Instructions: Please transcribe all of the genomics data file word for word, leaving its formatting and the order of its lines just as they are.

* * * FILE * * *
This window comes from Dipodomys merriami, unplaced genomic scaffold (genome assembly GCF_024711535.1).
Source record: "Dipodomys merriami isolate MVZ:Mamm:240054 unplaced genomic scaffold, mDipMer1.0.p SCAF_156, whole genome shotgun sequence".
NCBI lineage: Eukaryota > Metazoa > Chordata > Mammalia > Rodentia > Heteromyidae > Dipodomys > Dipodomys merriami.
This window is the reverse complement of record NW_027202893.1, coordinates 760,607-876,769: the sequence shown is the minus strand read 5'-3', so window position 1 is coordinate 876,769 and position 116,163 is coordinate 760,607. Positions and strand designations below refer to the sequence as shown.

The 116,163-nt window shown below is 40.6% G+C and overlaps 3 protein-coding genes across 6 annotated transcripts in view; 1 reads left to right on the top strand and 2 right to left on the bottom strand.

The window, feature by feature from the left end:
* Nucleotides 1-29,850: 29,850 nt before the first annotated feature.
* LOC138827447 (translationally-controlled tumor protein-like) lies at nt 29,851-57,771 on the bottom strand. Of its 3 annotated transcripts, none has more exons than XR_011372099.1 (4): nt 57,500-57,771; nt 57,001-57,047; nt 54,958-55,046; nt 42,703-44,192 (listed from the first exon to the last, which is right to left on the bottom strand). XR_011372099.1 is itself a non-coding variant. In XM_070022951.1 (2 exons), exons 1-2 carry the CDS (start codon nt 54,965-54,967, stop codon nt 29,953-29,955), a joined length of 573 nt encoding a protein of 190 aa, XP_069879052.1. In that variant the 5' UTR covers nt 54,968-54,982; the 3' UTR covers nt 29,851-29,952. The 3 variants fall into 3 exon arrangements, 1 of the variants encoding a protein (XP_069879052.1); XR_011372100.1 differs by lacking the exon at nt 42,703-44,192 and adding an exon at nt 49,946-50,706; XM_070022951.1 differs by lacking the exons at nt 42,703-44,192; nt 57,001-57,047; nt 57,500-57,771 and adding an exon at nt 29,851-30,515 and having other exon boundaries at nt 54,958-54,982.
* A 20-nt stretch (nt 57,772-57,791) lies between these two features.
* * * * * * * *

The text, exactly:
This window comes from Dipodomys merriami, unplaced genomic scaffold (genome assembly GCF_024711535.1).
Source record: "Dipodomys merriami isolate MVZ:Mamm:240054 unplaced genomic scaffold, mDipMer1.0.p SCAF_156, whole genome shotgun sequence".
NCBI lineage: Eukaryota > Metazoa > Chordata > Mammalia > Rodentia > Heteromyidae > Dipodomys > Dipodomys merriami.
This window is the reverse complement of record NW_027202893.1, coordinates 760,607-876,769: the sequence shown is the minus strand read 5'-3', so window position 1 is coordinate 876,769 and position 116,163 is coordinate 760,607. Positions and strand designations below refer to the sequence as shown.

The 116,163-nt window shown below is 40.6% G+C and overlaps 3 protein-coding genes across 6 annotated transcripts in view; 1 reads left to right on the top strand and 2 right to left on the bottom strand.

The window, feature by feature from the left end:
* Nucleotides 1-29,850: 29,850 nt before the first annotated feature.
* LOC138827447 (translationally-controlled tumor protein-like) lies at nt 29,851-57,771 on the bottom strand. Of its 3 annotated transcripts, none has more exons than XR_011372099.1 (4): nt 57,500-57,771; nt 57,001-57,047; nt 54,958-55,046; nt 42,703-44,192 (listed from the first exon to the last, which is right to left on the bottom strand). XR_011372099.1 is itself a non-coding variant. In XM_070022951.1 (2 exons), exons 1-2 carry the CDS (start codon nt 54,965-54,967, stop codon nt 29,953-29,955), a joined length of 573 nt encoding a protein of 190 aa, XP_069879052.1. In that variant the 5' UTR covers nt 54,968-54,982; the 3' UTR covers nt 29,851-29,952. The 3 variants fall into 3 exon arrangements, 1 of the variants encoding a protein (XP_069879052.1); XR_011372100.1 differs by lacking the exon at nt 42,703-44,192 and adding an exon at nt 49,946-50,706; XM_070022951.1 differs by lacking the exons at nt 42,703-44,192; nt 57,001-57,047; nt 57,500-57,771 and adding an exon at nt 29,851-30,515 and having other exon boundaries at nt 54,958-54,982.
* A 20-nt stretch (nt 57,772-57,791) lies between these two features.